At least two schools in Hong Kong could face the axe after they each failed to enrol enough pupils to fill a Primary One class for the coming term amid the city’s falling student population, according to a lawmaker representing the education sector.
Authorities earlier projected Hong Kong would experience a “structural” decline in its student population due to the falling birth rate, which hit a record low in 2022 with only 32,500 newborns.
Legislator Chu Kwok-keung said the Education Bureau told both schools last week they had failed to meet the 16-student quota to open new classes.
Chu urged authorities to allow both schools to remain open, but did not reveal their names.
“The authorities can consider granting funding in accordance with the number of pupils the schools can recruit,” Chu told the Post on Monday.
Under the current system, the government allocates funding to schools based on the number of classes they operate.
“Or the authorities could arrange special inspections to see if the schools are performing so poorly that they deserve to close down,” suggested the legislator, who also revealed the bureau would hold a meeting with the two schools.
Ahead of each academic year, the bureau reviews factors such as the enrolment level of schools by district and their future development plans before approving each institution’s classroom structure.
A bureau spokesman stressed that both schools could weigh in on any decision made by authorities, saying: “After the bureau issues the proposed class structure for the next school year, schools can still express their views on the proposed structure.
“What is more, some primary schools will see relatively bigger student mobility after the release of central allocation [for Primary One admission] results. There is a possibility that the final approved class structure will be different from the proposed one.”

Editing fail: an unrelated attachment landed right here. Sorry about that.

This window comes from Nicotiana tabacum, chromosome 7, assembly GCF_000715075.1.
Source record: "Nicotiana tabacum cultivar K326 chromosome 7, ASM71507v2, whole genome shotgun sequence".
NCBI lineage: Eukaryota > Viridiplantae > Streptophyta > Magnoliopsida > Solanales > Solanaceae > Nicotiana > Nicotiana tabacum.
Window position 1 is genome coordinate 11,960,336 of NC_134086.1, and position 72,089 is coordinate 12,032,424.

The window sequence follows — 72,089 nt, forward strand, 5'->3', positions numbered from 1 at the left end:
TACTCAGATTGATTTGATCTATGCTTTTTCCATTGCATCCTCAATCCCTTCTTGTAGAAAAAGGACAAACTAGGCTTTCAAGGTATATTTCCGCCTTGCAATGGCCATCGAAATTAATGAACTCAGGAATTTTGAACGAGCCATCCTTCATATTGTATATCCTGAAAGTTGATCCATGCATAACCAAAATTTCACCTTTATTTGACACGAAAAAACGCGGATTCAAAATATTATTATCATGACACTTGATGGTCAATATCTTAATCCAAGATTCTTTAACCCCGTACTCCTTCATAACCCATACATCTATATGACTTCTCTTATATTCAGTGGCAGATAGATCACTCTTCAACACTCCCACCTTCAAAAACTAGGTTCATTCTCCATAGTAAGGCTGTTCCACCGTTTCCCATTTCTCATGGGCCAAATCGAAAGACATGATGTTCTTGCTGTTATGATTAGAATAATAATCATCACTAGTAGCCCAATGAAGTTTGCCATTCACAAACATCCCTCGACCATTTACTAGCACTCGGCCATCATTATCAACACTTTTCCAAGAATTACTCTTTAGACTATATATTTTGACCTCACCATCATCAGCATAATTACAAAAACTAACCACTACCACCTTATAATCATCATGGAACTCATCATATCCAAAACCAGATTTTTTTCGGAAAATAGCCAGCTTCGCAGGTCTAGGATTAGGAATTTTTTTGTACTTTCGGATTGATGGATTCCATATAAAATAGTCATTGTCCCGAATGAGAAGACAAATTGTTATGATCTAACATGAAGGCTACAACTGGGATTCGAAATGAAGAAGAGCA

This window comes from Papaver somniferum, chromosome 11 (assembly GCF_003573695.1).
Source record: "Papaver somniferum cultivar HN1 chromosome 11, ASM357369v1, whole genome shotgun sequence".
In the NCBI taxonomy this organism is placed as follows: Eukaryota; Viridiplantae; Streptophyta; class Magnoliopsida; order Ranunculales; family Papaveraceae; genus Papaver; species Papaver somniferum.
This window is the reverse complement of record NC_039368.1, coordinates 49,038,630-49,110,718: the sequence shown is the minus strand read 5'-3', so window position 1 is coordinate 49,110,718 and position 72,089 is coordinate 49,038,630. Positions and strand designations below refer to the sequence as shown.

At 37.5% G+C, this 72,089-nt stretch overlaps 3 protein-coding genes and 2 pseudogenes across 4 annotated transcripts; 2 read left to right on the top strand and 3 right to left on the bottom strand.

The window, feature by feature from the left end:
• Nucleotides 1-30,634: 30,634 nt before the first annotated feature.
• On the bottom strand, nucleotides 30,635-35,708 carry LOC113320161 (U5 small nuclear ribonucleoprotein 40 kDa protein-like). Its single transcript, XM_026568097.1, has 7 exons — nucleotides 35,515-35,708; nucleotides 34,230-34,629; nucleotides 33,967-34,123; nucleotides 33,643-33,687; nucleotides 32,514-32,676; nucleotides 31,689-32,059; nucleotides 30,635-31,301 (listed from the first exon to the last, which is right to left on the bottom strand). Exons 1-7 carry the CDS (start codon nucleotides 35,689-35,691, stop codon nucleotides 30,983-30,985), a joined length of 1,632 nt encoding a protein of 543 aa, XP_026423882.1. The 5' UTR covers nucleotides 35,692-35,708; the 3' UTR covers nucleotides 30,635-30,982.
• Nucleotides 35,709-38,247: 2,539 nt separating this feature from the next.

The selection process allows students to initially try for one of the city’s government and aided schools, with those who fail to secure their preferred spot able to later attempt again under the central allocation system.
He added that the actual number of Primary One classes for the 2023-24 academic year would not be finalised until after the year started.
The latest development followed concerns that the city’s declining birth rate and a series of emigration waves had contributed to a shrinking student population.
The government earlier projected the number of children in Hong Kong aged six would fall to 50,000 in 2029 from the 57,300 recorded this year, while the number of students aged 12 would drop from 71,600 to 60,100 over the same period.
Last month, Tak Nga Primary School in Kowloon Tong announced it would gradually wind down operations before closing in 2028, with Primary One classes stopping in the 2024-2025 academic year.
In response to the population decline, the bureau said it would “make adjustments in planning for the supply of school places” and promised “the number of schools would be adjusted in a gradual and orderly manner” to ensure the quality of the education provided and the optimal use of public resources.
It also proposed limiting the practice of “door-knocking”, which involves parents who are unhappy with central allocation results approaching schools directly to secure places for their children, in turn affecting the number of available spots at other institutions.
Meanwhile, Aided Primary School Heads Association vice-chairwoman Polly Chan Suk-yee said she had learned many institutions were cutting classes.
“In the worst cases, schools that can run four Primary One classes this year will only be able to open two classes next year,” she said. “It is kind of expected, because of the declining student population.”
Chu Wai-lam, vice-chairman of the New Territories School Heads Association, said this year’s situation was particularly bad but he hoped the government would allow schools in North district to continue running.
“The government is developing the Northern Metropolis. In the future, the population of the district will increase,” Chu said, referring to the government plan to turn large parts of the New Territories into a residential and tech hub offering more than 900,000 flats and up to 650,000 jobs.
“If we axe schools now, when the population of the district goes up again in the future, there will not be enough schools.”
Chu, the headmaster of Fung Kai No 1 Primary School in Sheung Shui, added that he had raised the matter with officials, who had affirmed the need to prepare for a possible population increase under the scheme.